Oil Posts a Third Consecutive Weekly Loss as Demand Uncertainty Lingers
Oil prices saw a significant decline this week but managed to rebound slightly on Friday, snapping a four-day losing streak. The June ’23 WTI contract lost $5.44 or 7% on the week to finish at $71.34/Bbl. Concerns about the economic outlook and its effect on demand have subdued the rally that started earlier this month after OPEC+'s surprise production cuts.
U.S. job openings dropped for the third consecutive month in March, and layoffs reached their highest level in over two years. However, better-than-expected U.S. payroll data on Friday helped ease some concerns about the looming economic downturn. The Federal Reserve raised interest rates by 25 basis points as anticipated and hinted at a potential pause in rate hikes.
Meanwhile, China's manufacturing PMI fell short of estimates, but seaborne crude oil shipments to the country reached a two-year high last month. Furthermore, air travel during China's Labor Day holiday exceeded pre-pandemic levels, offering a glimmer of hope for the oil market amidst broader demand concerns.
Uncertainty over Russia's commitment to a 0.5 MMBbl/d production cut till year-end has also weighed on crude prices. However, Russian Deputy PM Novak confirmed compliance, stating that increased tanker exports don't notably offset reduced pipeline shipments.
On balance, AEGIS believes that price risk is skewed to the upside in 2023 due to supply shortfalls and upside demand risks. AEGIS acknowledges that global economic concerns are real but is staying with a bullish outlook. Furthermore, low OPEC spare capacity could lead to slight scarcity and more leverage on price than usual. This vulnerability makes the market susceptible to upsets in the daily flow of oil supply.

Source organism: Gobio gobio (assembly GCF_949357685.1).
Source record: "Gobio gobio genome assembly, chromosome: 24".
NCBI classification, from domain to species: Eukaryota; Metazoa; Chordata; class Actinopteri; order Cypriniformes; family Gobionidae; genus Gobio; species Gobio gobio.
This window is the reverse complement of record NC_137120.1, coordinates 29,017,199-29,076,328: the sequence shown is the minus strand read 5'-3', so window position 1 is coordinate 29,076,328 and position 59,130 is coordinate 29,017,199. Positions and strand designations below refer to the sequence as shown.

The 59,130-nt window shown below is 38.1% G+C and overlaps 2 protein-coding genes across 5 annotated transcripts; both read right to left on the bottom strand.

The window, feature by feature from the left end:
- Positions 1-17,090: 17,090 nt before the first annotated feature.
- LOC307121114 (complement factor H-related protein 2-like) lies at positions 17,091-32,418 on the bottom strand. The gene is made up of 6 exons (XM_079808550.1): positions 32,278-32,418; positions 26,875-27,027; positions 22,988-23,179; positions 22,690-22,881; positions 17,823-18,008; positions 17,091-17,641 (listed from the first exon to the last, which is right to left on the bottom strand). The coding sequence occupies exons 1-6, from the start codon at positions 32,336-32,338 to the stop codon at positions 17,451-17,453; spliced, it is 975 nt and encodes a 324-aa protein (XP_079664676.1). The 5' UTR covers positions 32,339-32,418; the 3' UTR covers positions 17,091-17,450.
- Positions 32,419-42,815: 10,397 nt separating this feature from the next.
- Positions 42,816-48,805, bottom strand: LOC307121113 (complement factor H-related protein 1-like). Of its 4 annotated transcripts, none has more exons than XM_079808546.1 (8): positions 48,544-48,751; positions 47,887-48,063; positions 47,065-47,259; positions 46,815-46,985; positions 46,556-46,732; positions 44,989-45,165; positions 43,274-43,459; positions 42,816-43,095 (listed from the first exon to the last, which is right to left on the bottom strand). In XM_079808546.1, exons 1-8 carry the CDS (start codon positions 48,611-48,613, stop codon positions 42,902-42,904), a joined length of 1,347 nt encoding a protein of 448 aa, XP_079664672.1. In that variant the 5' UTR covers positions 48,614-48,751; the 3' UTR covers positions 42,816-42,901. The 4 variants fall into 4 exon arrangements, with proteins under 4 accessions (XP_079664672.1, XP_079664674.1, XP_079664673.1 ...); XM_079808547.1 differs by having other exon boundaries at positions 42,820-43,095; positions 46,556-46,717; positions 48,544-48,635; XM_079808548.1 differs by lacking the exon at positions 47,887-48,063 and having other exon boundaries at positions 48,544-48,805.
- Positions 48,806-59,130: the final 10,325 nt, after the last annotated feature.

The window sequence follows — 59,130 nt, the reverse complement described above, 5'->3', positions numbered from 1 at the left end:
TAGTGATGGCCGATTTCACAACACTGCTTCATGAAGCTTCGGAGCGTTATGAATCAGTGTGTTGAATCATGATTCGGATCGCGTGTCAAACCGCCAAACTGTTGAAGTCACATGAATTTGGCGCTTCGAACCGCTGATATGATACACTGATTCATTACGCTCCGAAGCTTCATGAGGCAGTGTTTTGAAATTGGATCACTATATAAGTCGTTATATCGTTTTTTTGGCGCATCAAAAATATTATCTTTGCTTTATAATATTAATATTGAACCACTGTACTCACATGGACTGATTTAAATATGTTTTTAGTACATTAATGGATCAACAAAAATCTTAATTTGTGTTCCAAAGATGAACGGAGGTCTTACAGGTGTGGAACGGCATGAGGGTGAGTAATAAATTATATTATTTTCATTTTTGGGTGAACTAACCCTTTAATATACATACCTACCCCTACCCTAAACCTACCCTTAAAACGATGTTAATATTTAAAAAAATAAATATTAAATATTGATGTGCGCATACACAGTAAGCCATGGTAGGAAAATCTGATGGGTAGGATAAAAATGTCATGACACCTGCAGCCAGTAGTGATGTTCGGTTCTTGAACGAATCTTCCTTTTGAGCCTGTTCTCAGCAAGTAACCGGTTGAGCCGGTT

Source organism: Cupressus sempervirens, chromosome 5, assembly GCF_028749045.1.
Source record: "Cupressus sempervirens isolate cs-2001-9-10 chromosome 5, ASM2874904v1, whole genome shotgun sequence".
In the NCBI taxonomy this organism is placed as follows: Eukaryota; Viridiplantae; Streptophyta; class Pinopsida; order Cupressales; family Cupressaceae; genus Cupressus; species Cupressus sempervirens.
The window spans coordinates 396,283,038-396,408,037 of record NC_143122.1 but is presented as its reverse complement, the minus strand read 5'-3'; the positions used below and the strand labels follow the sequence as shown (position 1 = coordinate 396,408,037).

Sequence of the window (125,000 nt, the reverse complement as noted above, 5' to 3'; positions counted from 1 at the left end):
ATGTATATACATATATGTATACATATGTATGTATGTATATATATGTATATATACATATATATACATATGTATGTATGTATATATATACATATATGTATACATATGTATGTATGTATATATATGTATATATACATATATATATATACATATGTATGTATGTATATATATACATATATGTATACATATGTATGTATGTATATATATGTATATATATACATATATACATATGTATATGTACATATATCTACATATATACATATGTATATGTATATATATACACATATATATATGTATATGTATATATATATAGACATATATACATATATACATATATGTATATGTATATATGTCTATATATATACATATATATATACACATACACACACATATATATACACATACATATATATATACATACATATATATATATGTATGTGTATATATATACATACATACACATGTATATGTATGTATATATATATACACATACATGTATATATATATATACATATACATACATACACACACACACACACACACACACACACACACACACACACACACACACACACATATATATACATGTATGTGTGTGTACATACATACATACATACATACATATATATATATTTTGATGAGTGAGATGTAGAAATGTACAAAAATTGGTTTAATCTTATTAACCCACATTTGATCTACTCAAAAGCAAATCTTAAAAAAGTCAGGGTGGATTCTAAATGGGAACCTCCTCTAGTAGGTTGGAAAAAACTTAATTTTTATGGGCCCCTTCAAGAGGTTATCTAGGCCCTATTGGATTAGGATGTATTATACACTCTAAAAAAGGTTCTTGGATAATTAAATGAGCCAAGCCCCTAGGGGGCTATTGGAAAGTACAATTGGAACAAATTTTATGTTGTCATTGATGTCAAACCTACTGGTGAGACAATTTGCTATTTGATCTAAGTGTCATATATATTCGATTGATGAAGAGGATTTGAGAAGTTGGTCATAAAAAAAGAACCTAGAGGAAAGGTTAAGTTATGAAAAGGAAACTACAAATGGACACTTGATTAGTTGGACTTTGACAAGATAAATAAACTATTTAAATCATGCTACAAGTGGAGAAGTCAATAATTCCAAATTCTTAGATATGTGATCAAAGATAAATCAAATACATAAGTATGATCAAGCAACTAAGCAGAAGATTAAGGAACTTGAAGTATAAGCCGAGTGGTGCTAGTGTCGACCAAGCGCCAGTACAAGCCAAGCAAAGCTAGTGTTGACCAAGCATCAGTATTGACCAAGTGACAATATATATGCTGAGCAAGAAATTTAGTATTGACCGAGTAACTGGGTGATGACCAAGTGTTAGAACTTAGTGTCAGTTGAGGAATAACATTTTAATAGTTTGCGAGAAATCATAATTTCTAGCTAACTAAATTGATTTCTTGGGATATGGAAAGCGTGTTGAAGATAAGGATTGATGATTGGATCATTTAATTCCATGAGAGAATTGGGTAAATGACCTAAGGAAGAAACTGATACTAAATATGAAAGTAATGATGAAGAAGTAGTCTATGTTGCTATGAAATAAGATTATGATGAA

AEGIS hedging recommendations for crude oil remain costless collars for 2023 and 2024. A collar would set a price floor but allow for more upside participation, compared to a swap if prices realize higher. The upside exposure afforded by the structure makes it very popular among our clients with a bullish bias.
To see details on factors we believe are affecting oil prices and trade recommendations, click the "Read More" button on the Factor Matrix section in the AEGIS Research Module.
Crude Oil Factors
Geopolitical Risk Premium. (Bullish, Surprise) We decided to add this new factor, considering the recent turmoil hitting several countries in the eastern hemisphere. Most headlines are dominated by the Russian invasion of Ukraine, which has been the driving factor behind the prices. The European Union and G7 approved the eighth set of sanctions and a price cap on Russian oil imports, which came into effect on December 5. The EU and G7 agreed upon a $60/Bbl price cap on Russian crude, which will be reviewed bi-monthly. The EU implemented a similar price cap mechanism on Russia's fuel exports on February 5. Escalating tensions in the eastern hemisphere, including the alliance of Saudi Arabia and Iran mediated by China, along with reports of potential Saudi-Syria ties, which could further impact the region's stability, might also act as a risk premium on oil prices.